The Allan Maxwell Story. By Tony Onslow

When Allan Maxwell decided to leave his native Scotland to play professional football, he had no idea that, eventually, he was involved in one of the most peculiar transfers that ever happened in Victorian England. He had been born, 2-4-1869 in Lanarkshire town of Dalziel, now part of Motherwell, where his Father worked as a Coal Miner. The 1871 census finds the family have moved to 30 Sunnyside Rows in Cambuslang where young Allan is confirmed as being 2 years old. He is listed as a Scholar on the 1881 census which reveals that the Maxwell family have now moved to the town of Hamilton. They were living at 5 Windsor Street when Allan Maxwell left school and joined his Father working at the Mine. It is around this time that he started playing football for Cambuslang on their home at Whitefield Park and was at the club when they became founder members of the Scottish League in 1890.They finished in fourth place but, at the end of the season, Allan Maxwell decided his interests would be best served by moving to Scottish League outfit, 3rd Lanark in Glasgow. He had not long been with his new club when Everton came in with a temping offer to move South, which he excepted, and play his football in Liverpool. However, when the newsreached the ears of a Scottish journalist, who wrote under the name of “Puffer”, he promptly aired his displeasure and penned the following article. It seems to imply that the Merseyside club had made Maxwell a previous off while he was at Cambuslang.

no sooner had 3rd Lanark got under way than the pirate makes in roads in to their territory and destroys what they had taken such pains to build up.  Allan Maxwell of Cambuslang who has only been with them something like a couple of months, has been bought by Everton. He left, I believe, for Liverpool on Wednesday by the 2 pm Express. His companions are supposed to be Foyer (St Bernard’s) and Pinnell (Blantyre Victoria). I have seen the later play in an important junior match – Scotland v Ireland – and was rather favourable impressed by his style. Mr Molineux should now feel well satisfied. A year ago, I figured a £100 Bank of England note which Allan Maxwell handed to the Cambuslang club to refund Everton – price of his blood – but I should like to know which landed the prize one year later (Scottish Sport, 24-10-1891.)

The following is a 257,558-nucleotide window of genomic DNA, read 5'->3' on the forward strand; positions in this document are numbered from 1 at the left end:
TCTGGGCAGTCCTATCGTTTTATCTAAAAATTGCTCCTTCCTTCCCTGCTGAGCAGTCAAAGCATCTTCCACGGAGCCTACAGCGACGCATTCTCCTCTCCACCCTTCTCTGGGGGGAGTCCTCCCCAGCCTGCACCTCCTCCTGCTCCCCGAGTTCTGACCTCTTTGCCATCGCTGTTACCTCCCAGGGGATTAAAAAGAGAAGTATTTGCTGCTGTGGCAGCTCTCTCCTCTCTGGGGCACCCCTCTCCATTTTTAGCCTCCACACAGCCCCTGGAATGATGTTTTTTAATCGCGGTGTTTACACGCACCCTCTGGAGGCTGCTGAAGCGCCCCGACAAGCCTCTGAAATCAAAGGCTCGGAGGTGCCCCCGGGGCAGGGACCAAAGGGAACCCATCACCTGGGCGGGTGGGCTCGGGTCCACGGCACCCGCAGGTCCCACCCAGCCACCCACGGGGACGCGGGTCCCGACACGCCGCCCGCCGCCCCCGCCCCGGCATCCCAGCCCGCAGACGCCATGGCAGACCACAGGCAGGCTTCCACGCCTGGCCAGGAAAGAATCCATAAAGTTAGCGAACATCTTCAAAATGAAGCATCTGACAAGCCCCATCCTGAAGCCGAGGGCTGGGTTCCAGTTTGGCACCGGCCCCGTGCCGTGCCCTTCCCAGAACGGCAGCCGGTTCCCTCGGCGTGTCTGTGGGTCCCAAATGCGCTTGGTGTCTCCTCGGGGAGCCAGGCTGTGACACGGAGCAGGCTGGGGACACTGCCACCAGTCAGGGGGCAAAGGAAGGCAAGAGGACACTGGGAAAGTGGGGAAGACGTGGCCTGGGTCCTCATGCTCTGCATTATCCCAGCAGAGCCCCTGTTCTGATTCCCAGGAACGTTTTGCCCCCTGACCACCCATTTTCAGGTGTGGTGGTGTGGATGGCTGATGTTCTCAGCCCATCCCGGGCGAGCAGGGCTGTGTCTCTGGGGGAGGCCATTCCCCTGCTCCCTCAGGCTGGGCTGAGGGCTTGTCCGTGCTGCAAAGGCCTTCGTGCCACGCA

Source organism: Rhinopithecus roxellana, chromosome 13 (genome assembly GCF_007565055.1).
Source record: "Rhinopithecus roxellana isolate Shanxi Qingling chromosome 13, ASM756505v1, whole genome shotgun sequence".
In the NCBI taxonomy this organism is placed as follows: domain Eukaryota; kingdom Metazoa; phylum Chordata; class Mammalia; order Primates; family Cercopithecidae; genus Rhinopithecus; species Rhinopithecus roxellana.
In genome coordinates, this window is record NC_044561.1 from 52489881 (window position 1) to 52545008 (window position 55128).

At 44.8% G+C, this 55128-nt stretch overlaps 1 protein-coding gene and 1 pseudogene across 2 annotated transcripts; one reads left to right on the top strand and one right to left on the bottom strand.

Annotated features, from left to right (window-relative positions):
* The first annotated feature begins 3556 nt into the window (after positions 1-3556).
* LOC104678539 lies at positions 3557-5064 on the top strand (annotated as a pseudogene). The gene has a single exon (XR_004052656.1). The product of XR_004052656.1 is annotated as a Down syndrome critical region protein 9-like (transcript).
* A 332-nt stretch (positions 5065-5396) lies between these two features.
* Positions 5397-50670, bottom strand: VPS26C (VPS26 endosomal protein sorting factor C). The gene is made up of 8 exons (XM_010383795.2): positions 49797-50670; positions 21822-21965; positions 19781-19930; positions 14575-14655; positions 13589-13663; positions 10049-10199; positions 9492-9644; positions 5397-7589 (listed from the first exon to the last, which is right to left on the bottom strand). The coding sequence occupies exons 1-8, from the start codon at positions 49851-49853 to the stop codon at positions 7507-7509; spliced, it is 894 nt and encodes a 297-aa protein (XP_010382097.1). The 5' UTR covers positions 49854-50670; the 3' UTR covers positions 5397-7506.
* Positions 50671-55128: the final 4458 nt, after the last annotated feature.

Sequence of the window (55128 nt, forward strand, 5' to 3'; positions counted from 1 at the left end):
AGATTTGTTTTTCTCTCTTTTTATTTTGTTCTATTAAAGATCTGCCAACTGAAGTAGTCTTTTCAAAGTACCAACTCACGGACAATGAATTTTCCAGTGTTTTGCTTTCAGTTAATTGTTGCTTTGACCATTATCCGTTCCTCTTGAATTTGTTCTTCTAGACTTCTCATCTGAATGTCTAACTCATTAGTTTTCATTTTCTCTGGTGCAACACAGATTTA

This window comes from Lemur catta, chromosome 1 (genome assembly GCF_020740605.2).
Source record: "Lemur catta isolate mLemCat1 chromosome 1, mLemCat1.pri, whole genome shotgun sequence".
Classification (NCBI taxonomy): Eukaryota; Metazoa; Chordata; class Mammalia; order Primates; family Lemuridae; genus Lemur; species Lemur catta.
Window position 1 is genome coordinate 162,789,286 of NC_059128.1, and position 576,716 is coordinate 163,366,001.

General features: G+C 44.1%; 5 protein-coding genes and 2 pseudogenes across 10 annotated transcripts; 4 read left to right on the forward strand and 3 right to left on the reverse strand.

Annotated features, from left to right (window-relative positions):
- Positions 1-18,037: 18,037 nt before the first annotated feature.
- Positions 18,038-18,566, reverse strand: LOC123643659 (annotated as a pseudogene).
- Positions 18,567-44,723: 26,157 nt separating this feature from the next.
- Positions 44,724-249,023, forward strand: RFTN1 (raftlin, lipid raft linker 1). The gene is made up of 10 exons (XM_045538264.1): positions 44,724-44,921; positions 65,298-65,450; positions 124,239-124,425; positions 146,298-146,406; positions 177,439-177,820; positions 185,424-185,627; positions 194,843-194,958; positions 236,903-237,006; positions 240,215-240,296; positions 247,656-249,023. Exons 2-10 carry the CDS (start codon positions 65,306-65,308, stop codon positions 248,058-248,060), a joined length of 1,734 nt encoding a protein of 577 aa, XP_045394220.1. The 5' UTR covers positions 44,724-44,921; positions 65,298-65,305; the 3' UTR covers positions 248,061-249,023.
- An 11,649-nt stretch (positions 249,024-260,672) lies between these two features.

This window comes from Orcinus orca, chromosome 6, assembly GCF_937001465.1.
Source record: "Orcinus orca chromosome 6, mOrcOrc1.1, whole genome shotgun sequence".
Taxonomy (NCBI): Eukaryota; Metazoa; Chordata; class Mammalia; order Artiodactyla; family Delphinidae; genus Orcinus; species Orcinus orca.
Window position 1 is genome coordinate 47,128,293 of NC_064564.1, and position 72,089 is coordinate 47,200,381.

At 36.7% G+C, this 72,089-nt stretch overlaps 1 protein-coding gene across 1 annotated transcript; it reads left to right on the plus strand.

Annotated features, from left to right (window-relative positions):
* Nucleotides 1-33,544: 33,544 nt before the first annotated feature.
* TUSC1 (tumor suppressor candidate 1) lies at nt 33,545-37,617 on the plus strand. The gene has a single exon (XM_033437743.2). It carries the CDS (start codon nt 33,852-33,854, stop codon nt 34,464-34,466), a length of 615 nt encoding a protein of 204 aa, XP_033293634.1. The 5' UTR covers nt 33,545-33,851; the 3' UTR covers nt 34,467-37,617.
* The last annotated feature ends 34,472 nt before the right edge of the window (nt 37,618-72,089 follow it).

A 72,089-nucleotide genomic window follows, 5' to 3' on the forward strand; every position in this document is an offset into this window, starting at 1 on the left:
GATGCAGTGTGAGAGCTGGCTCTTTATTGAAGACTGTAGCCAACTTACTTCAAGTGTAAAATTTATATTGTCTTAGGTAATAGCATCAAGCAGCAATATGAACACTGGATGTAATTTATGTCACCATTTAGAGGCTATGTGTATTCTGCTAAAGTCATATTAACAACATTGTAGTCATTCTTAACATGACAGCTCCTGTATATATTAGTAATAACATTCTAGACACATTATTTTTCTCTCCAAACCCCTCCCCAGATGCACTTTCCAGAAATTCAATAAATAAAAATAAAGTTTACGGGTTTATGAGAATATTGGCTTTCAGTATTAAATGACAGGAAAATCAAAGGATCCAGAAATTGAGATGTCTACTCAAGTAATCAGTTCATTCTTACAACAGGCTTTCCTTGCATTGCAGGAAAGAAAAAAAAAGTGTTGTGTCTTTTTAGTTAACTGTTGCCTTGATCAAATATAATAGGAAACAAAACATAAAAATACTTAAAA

Our friend was correct in his assumptions that Maxwell and Pinnell had left Glasgow for Liverpool but Foyer, as it later transpired, did not travel with them. It is almost certain that Everton wanted Maxwell to replace Alec Brady who had recently left their club and returned to Scotland. Theexecutive had made a special arrangement for an Accrington X1 to make a mid-week visit to Anfield and both the new signing were reported to have played well as the visitors were beaten by 2 goals to 1. The club then announced that both men would appear next Saturday in the Combination side at Anfield but, at the eleventh hour, Maxwell was thrusted straight in the Everton first X1 for the visit to Deepdale where Everton were beaten 4 goals to 0 by Preston North End. He was then placed in the second X1 for a couple of games but returned for the visit to Wolverhampton Wanderers where Everton were again beaten by 5 goals to 1. Nevertheless, he retained his place in the side for the next home game against where he scored his first goal for the club in 5-1 win over Aston Villa. Allan Maxwell went on to make sixteen appearances, scoring four goals in the process, as Everton finished the season in fifth place behind league champions, Sunderland. The now famous internal dispute now occurred which saw Everton leave their former home at Anfield and move to their present-day home at Goodison Park. Allan Maxwell remained with Everton and took part in their inaugural match, against Nottingham Forest, and became a permanent fixture in the clubforward line. His team however, could not match the Sunderland “team of all talents” who were about to regain the league title but a prolonged, and arduous, FA Cup run had seen them reach the final where a game with Wolverhampton Wanderers now awaited them.